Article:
aO’Driscoll et al. 2020
bNumbers from the 2018-19 US influenza season
c i.e. given that you are infected, you are \(x\) times more likely to die from COVID than from flu

Age (years) COVID-19a Influenzab Ratioc
0-4 0.003% 0.007% 0.43
5-17 0.001% 0.003% 0.33
18-49 0.045% 0.209% 0.22
50-64 0.327% 0.615% 0.53
65+ 3.312% 0.831% 3.99

It is also worth pointing out that death rates are not static, and while we usually think about changes being for the better (improved therapeutics, better management, etc.), it can also change for the worse depending on the number of cases circulating at a given time. As hospital beds fill up, mortality rises because we are no longer able to provide the best possible care to all patients that need itNote that this decline in care quality actually happens before a give resource is completely used up, as doctors begin to be both overworked and possibly rationing the supplies that are left.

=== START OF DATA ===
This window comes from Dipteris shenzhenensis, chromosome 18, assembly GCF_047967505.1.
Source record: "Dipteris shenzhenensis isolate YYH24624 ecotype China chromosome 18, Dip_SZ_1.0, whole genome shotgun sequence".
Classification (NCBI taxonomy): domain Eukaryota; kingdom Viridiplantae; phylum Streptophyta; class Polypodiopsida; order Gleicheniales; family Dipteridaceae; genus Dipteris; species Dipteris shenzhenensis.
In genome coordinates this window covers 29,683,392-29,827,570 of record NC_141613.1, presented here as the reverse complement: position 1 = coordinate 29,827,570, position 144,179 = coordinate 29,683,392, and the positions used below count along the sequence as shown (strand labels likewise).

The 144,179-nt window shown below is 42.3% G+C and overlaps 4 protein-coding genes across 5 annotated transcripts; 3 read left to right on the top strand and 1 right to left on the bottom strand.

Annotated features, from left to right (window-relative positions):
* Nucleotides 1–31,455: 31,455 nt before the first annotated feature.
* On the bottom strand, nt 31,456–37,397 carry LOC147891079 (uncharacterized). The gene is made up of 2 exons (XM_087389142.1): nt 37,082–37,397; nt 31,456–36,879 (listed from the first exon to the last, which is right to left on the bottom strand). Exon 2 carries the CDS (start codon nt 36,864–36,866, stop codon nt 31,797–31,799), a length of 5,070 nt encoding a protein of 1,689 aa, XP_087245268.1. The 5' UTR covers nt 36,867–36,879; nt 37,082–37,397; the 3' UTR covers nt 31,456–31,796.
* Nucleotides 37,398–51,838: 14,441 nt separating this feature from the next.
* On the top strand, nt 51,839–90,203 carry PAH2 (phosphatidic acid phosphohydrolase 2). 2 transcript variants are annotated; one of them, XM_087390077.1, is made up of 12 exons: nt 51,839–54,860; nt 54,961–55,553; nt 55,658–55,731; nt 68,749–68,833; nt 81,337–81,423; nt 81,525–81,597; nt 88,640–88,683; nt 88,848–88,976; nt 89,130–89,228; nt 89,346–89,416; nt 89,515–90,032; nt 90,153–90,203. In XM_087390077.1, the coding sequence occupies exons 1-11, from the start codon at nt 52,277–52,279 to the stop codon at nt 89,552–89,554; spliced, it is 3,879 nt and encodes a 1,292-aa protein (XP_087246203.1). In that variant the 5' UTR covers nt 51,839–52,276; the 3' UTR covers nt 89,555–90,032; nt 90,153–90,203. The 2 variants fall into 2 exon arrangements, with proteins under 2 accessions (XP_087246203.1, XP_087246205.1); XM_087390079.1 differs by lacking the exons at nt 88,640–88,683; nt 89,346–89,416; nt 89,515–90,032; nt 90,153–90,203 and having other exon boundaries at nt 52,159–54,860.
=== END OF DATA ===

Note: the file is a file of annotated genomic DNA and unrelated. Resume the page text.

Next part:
Final thoughts

This is not all to say that we should all lock ourselves in our homes until a vaccine is ready for mass distribution—such a course would not be without its own costs, both financially and in the psychiatric wellbeing of the individuals involved—but what I do mean to say is that the decision of whether or not to lock down is far from trivial. Neither is is a simple case of “letting people make their own choices.” This individualistic mindset does not work in matters of public health: vaccines (and face-masks) only work if enough people participatebecause of the underlying non-linearity of disease processes.

We all have to do our part to reduce the spread of COVID-19, for those most vulnerable in our population, but also for ourselves.

The case against "herd immunity" through infection - December 21, 2020 - Matthew J Michalska-Smith